In the preferred embodiment, an air cylinder moves the second end of lever 306 as described later in order to prevent leakage out of orifice 315, but the result is to hold the lever 306 against the positioning screw 314.

Specifically, air is supplied to cylinder 308 (FIG. 3a) which forces piston 305 with nut 319 attached thereto to extend and deflect lever 306 until it rests on adjusting screw 314. The piston 305 moves freely through a hole in the second end of lever 306 allowing lever 306 to rotate without binding. The nut 319 on one side of the second end of lever 306, with a compression spring 321 on the other side of the lever resiliently urges the lever against the nut 319. The end of lever 306 is resiliently held between the spring 321 and nut 319 and moves with the piston 305. At the first end of the lever 306, spring cap 318 is attached to impact element 310 and captures retract spring 322 between supporting structure 309 and cap 318. The first end of lever 306 is positioned between spring cap 309 and the outside wall of cylinder 311. The impact element 310 is allowed to move past lever 306 as it extends toward the diaphragm 307. However, as the impact element 310 retracts upward from its extended position, it will be stopped by the second end of lever 306 which abuts the spring cap 318 to set the height of impact gap 326. The height of impact gap 326 can be adjusted by way of the adjusting screw 314 to provide the preferred value to produce high-quality drops. Rotation of screw 314 causes the screw to move axially and move the second end of lever 306 causing the lever to rotate about axel 331 to increase or decrease the impact gap 326. A calibration method can be employed consisting of adjusting the impact gap 326 with adjusting screw 314, ejecting a drop or drops of fluid, inspecting the quality of the jetted drop, and repeating the process until high quality drops are achieve, and setting the impact gap to the preferred distance to ensure reliable high-quality jetting.

Shown is FIG. 3c is an impact element 310 adjusted to a small impact gap 326 which will produce a lower level of momentum transfer. By turning adjustment screw 314 so the first end of adjusting lever 306 rotates further downward and reduces the impact gap 326, the upward retract distance of impact element 310 is restricted by the position of lever 306 hitting spring cap 318. Rotating adjustment screw 314 away from the lever 306 causes the first end of the lever to move away from the diaphragm, resulting in a larger impact gap 326 and usually more momentum transfer. Thus, the impact gap 326 or the stroke of the impact element 310 can be adjusted to vary the impact force on the jetted drop.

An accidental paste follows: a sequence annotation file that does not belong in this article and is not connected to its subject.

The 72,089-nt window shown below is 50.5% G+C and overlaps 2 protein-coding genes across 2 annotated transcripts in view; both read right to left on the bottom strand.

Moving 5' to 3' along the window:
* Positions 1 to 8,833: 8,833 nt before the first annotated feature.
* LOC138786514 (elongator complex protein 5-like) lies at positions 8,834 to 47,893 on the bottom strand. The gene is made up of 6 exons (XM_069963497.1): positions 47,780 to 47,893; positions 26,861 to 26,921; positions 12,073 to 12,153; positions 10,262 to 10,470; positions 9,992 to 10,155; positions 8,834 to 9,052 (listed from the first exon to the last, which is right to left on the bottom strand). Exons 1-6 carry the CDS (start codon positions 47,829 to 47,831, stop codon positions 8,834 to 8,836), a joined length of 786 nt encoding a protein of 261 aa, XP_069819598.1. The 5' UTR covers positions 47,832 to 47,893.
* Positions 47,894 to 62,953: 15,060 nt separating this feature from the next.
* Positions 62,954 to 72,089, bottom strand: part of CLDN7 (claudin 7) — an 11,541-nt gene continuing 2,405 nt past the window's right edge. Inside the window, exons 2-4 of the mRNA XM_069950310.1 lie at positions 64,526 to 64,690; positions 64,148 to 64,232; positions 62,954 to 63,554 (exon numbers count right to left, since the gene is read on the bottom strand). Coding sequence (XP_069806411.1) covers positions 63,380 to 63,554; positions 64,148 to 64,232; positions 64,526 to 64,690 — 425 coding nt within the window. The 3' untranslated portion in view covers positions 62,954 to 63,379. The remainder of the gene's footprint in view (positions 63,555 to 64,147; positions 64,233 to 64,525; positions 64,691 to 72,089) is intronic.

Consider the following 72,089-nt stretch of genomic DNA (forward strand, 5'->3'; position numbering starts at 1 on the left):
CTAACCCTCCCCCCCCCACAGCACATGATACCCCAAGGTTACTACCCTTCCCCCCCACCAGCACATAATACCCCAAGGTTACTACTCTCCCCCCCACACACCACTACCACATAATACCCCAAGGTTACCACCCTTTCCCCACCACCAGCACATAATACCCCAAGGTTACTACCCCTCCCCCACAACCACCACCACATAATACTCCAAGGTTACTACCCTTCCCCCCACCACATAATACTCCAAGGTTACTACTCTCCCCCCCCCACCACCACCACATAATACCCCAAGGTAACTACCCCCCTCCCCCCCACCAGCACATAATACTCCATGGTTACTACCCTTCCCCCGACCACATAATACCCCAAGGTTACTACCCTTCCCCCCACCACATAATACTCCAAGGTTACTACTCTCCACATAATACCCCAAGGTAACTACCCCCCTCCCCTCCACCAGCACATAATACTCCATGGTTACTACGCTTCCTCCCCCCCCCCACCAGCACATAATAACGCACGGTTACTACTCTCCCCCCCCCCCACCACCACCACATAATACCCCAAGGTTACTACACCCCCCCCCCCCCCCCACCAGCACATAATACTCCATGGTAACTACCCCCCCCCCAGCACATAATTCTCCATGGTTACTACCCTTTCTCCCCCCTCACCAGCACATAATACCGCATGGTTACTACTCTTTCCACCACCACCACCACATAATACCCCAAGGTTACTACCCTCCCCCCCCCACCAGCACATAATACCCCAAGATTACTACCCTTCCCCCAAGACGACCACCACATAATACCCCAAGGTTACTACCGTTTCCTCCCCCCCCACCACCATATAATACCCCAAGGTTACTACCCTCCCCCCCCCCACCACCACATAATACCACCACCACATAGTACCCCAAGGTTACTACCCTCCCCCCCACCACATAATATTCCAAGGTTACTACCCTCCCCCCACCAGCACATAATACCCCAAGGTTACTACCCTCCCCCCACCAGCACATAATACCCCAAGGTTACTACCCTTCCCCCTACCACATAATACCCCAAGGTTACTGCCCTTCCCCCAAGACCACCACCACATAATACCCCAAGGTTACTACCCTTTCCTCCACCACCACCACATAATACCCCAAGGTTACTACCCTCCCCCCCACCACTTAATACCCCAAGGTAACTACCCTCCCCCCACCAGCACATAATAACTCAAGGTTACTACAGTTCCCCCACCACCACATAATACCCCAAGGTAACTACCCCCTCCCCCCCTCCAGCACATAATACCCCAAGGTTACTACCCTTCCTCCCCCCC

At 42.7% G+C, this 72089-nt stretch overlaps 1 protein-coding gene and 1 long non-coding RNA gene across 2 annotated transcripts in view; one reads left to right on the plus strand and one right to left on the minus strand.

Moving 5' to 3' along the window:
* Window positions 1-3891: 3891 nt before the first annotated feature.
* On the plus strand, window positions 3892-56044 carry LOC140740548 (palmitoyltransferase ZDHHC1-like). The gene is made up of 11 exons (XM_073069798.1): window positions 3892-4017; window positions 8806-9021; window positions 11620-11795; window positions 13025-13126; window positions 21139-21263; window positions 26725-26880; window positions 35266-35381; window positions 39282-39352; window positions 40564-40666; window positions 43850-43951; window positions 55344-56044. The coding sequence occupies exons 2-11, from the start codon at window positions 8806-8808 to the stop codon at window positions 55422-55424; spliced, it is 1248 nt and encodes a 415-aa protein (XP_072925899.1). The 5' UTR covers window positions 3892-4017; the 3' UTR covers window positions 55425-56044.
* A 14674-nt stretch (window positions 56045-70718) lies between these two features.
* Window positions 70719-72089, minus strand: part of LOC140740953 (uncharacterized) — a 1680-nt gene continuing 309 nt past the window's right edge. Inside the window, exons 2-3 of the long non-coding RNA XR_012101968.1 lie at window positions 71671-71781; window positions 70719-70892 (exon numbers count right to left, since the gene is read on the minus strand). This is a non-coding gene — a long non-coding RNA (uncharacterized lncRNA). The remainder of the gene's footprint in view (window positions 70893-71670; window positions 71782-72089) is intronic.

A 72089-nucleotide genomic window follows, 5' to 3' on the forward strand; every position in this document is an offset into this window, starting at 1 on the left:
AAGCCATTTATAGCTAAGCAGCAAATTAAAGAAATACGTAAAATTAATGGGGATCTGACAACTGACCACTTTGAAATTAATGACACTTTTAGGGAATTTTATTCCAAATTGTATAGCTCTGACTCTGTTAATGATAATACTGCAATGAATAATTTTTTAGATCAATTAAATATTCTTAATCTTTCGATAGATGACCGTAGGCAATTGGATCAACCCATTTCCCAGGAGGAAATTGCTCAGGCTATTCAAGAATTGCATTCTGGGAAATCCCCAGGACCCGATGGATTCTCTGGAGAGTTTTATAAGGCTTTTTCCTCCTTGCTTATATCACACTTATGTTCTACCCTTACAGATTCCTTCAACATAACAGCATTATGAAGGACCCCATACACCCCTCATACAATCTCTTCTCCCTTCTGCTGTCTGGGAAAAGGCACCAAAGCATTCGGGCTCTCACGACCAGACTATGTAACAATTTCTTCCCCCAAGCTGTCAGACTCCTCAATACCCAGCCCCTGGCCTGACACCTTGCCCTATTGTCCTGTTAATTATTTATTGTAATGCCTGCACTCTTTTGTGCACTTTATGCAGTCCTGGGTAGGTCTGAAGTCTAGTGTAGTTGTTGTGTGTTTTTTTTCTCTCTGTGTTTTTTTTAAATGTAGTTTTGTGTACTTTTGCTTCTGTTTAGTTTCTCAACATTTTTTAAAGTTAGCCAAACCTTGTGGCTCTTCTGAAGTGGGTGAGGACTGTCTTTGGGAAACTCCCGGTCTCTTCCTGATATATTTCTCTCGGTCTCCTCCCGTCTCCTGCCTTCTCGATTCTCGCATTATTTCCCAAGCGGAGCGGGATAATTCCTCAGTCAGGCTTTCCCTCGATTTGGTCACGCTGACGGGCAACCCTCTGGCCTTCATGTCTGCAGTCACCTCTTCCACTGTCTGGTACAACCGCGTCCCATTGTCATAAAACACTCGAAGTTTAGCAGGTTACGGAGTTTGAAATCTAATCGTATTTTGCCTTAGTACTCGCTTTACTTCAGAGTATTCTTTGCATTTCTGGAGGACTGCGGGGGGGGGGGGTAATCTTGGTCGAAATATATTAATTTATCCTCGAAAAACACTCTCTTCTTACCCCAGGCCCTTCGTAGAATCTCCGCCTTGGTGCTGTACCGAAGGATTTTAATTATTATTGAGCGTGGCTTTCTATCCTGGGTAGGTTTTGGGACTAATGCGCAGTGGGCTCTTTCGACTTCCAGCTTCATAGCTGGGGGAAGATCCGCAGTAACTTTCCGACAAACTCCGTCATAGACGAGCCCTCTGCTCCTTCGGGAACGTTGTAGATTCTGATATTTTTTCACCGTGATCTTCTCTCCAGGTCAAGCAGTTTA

The position of impact element 110 is preferably monitored. As shown in FIG. 3d optional sensing elements 337 and 338, preferably comprising optical sensors such as an emitter and detector, are positioned inside support structure 309 to detect the initial position of both the bottom of the impact element 310 and the top of the diaphragm insert 304 by means of viewing channel 339. Sensors 337 and 338 are located on opposing sides of viewing channel 339 and thus have a view of impact gap 326 via viewing channel 339. As impact element 310 moves toward the diaphragm, sensors 337 and 338 measure the position of impact element 310 at different times along its travel. A good choice of sensing elements might be a combination of a light emitting diode or laser on one side of the impact gap 326 and a photo detector on the other side of the impact gap 326. The level of light passing through the gap when impact element 310 is fully retracted could be used to determine the magnitude of the initial impact gap 326. The velocity at the point of striking the diaphragm insert 304 could be determined by the change in magnitude of light passing through the gap as the impact element 310 moves toward the diaphragm 307. Adjusting the height of impact gap 326 combined with inspecting the quality of the drops, a preferred impact gap and preferred impact velocity can be determined. Depending on the information provided by the sensors 337, 338, the location, velocity, acceleration or momentum imparted by the tip of impact element 310 may be determined by appropriate software algorithms in processors that are preferably located in the equipment and in communication with the sensors. Various other sensors could be used to monitor one or more of these properties. One such sensor and droplet ejection system are described in U.S. Pat. No. 5,320,250, the complete contents of which are incorporated herein by reference.